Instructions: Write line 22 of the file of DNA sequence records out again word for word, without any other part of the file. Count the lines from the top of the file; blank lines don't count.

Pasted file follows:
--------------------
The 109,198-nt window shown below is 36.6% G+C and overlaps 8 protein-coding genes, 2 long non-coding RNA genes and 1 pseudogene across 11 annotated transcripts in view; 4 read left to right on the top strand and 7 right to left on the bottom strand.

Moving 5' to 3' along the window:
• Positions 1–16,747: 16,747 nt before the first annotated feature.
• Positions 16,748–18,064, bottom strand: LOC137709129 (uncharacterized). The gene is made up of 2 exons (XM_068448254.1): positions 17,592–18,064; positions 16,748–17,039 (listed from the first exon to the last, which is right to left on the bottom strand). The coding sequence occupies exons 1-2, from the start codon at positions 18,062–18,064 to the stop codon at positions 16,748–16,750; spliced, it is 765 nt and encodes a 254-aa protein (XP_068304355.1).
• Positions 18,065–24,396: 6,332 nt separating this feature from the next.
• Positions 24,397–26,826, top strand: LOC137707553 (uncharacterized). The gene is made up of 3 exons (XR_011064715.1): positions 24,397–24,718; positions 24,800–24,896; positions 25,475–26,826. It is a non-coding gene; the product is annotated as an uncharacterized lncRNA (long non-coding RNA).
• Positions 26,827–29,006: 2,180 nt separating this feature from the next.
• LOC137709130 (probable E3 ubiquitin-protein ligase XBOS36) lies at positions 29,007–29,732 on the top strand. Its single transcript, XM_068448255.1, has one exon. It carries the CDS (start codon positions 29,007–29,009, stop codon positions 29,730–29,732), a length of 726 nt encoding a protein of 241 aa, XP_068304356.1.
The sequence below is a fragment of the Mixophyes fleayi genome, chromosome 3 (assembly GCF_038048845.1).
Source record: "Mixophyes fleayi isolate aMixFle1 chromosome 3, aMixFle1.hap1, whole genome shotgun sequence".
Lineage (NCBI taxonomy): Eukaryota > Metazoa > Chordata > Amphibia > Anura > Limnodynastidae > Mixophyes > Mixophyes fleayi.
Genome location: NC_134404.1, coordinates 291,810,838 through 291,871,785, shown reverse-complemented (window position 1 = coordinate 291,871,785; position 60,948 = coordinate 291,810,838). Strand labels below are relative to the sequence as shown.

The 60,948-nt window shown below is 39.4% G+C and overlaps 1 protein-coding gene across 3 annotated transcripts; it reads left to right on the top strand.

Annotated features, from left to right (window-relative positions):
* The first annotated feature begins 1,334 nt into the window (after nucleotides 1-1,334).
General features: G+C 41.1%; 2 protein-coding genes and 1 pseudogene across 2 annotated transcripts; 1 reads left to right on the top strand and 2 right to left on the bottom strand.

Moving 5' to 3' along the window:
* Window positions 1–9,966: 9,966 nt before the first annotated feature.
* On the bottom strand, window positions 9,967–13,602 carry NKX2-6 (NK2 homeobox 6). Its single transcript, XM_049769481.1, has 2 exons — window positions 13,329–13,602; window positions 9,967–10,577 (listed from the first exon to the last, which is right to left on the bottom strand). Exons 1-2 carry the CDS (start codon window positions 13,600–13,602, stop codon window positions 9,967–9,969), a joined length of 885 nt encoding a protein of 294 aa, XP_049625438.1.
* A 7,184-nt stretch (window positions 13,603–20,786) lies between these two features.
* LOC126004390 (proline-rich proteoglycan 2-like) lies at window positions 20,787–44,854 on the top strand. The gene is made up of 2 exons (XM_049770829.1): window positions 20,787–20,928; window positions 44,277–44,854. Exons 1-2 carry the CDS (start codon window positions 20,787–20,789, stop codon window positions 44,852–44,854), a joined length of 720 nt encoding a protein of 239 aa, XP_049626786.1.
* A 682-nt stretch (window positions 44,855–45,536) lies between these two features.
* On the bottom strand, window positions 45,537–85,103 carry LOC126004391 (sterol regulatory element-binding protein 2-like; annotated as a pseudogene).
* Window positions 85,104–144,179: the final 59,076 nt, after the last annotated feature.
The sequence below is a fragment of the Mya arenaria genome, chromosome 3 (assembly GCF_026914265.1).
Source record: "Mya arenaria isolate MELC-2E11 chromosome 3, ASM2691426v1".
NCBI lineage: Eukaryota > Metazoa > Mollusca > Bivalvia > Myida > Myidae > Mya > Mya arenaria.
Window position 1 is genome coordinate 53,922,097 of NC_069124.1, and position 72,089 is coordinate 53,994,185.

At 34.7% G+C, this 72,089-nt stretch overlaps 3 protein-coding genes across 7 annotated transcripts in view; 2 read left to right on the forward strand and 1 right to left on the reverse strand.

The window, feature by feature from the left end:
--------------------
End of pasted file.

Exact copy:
* A 682-nt stretch (window positions 44,855–45,536) lies between these two features.